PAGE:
GRANT to us, O Lord, we beseech thee: so to wait for thy loving kindness in the midst of thy Temple, that in readiness of heart and mind we may hail the coming feast of our redemption. Through Jesus Christ etc.
In parishes that use the Anglican Missal, American Missal, English Missal, or for that matter the Tridentine Missal, two prayers are bracketed with the collect for the day. If there are commemorations or seasonal collects, two more prayers are bracketed with each of those. Each collect is accompanied by a proper secret and proper postcommunion.
The ‘secret’ is a prayer said in a low or inaudible voice after the response to the Orate, fratres (‘Pray, brethren’) at the end of the offertory. Only the conclusion of the final secret (‘world without end’) is said audibly by the priest, to which audible conclusion the people respond, ‘Amen.’ The Sursum corda dialogue follows. The result is an extended exchange between priest and people: the priest says the silent offertory prayers and invites the people to join in his offering with the bidding ‘Pray, brethren’. The people consent and join their prayers to the priest’s with their response (‘May the Lord receive this sacrifice…’). The priest caps the people’s response with ‘Amen’, then he silently says the secret or secrets, with an audible conclusion (‘world without end’), to which the people now respond, ‘Amen.’ The dialogue of the Sursum corda follows, leading immediately into the Sanctus and Prayer of Consecration.
In addition to the proper secret that goes with the collect, the missals provide a proper ‘postcommunion’ or postcommunion collect. The postcommunion is said just before or after the Prayer Book’s fixed postcommunion thanksgiving. In Latin these three bracketed prayers are the oratio (collect), secreta (secret), and postcommunio (postcommunion), though all three have the form of collects with an address, petition, and concluding Trinitarian doxology.
The Prayer Books from 1549 onwards omitted both the secrets and the postcommunions that were assigned in the medieval English missals and replaced them with fixed prayers. The Prayer for the Whole State of Christ’s Church replaces both the variable secrets and also some of the fixed intercessions found at the beginning of the Western or Gelasian Canon of the Mass. This replacement is particularly clear in the case of the first Prayer Book (1549), which makes the Prayer for the Whole State of Christ’s Church the first part of the Consecration. Likewise, the fixed Prayer Book thanksgiving after communion replaces the older variable postcommunion collects.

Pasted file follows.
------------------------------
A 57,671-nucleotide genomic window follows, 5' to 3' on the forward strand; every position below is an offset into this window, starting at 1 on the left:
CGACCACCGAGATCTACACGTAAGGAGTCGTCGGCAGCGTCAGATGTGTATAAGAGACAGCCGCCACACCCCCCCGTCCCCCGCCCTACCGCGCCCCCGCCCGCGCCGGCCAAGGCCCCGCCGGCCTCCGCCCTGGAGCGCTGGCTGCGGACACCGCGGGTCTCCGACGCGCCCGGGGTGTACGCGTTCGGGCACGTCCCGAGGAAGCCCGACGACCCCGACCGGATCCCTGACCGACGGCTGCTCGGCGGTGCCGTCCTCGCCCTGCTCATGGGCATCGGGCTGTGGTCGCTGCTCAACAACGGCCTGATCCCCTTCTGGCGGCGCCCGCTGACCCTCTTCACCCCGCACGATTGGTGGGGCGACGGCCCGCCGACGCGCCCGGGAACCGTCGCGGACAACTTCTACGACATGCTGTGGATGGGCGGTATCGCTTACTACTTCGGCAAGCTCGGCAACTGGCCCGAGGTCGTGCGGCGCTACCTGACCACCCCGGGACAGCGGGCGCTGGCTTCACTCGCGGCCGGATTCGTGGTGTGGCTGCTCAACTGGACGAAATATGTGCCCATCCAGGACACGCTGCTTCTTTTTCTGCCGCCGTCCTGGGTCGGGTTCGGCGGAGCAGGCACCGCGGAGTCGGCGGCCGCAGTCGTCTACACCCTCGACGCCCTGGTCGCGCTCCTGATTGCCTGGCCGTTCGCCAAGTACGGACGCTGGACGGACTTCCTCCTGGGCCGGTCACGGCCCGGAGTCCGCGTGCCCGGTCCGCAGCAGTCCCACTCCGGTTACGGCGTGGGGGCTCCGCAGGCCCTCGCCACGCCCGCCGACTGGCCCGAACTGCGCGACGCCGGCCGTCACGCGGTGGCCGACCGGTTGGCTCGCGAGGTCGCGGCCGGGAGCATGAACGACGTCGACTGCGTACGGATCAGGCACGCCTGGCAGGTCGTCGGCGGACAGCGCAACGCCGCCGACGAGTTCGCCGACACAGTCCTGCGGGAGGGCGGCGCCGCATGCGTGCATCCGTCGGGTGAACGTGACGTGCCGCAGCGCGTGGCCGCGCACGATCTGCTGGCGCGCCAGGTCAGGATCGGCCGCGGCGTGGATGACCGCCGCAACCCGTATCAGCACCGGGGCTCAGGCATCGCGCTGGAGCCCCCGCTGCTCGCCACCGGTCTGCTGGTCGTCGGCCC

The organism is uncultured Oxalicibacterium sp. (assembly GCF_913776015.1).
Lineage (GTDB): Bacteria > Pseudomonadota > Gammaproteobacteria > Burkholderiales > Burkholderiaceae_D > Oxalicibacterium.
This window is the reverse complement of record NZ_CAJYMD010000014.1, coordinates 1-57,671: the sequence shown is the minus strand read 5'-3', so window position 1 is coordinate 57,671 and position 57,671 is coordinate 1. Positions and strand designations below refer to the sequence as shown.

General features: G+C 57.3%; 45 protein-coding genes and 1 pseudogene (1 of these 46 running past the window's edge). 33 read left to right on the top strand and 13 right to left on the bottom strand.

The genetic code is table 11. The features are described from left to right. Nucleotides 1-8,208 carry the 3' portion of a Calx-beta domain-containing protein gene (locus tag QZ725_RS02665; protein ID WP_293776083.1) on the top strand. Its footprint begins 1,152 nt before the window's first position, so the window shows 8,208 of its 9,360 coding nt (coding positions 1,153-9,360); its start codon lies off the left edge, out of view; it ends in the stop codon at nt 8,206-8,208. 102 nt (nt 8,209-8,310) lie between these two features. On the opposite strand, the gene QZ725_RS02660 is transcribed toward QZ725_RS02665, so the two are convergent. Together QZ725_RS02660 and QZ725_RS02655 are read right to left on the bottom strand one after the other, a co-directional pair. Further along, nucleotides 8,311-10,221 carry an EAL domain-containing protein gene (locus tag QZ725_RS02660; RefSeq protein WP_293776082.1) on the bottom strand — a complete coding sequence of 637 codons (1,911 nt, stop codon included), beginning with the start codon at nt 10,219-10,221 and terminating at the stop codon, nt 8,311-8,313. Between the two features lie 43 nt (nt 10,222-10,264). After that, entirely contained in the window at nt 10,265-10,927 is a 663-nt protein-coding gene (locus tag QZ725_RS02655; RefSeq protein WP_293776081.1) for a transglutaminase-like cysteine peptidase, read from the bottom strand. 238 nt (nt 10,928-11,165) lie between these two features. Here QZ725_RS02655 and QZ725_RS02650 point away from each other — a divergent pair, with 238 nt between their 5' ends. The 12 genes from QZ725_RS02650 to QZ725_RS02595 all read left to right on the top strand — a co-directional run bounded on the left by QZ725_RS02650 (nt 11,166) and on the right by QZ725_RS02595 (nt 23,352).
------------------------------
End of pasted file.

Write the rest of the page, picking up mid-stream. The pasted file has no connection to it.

Why did the English Church make these replacements of variable prayers with fixed prayers? In a largely illiterate culture, such as mid-16th century England, the severe reduction of variable elements of the liturgy made that liturgy much easier for the people to follow. In the medieval English Church the laity were largely passive observers and auditors of Latin liturgy, much of which was said silently by the priest and most of the rest of which was said by priest and server or sung by priest and choir. In this medieval situation, complexity due to variable elements did not matter: the basic pattern of the Mass would have been understood by all, and the variation of Latin texts which were not in any case understood in detail by most people did not much matter. But when the liturgy was rendered into English for an illiterate laity after 1549, comprehensibility and uniformity became valued goals.
With the rise of virtually universal literacy and the availability of inexpensive books and service bulletins, it became possible to restore variable elements to the liturgy without interfering in any substantial way with comprehensibility. For this reason the Anglican Eucharist in modern times increasingly has reincorporated variable liturgical elements. Metrical English hymns, which largely began with the Wesleyan movement in the 18th century, at first were resisted in the Church of England. Because of their Methodist origin, hymns seemed disloyal to the Prayer Book and the Established Church. In the 19th century, such objections faded, and metrical hymns began to enter Anglican worship. Not long after the introduction of hymns from a Protestant source, the medievalist and Gothic revival tendencies of the Oxford Movement and the Ritualists’ attraction to Latin liturgy combined to encourage the development of missals and service books for Anglo-Catholic clergy and parishes. These missals incorporated the Prayer Book texts but added English versions of the variable chants and of the fixed and variable prayers from the Latin missals.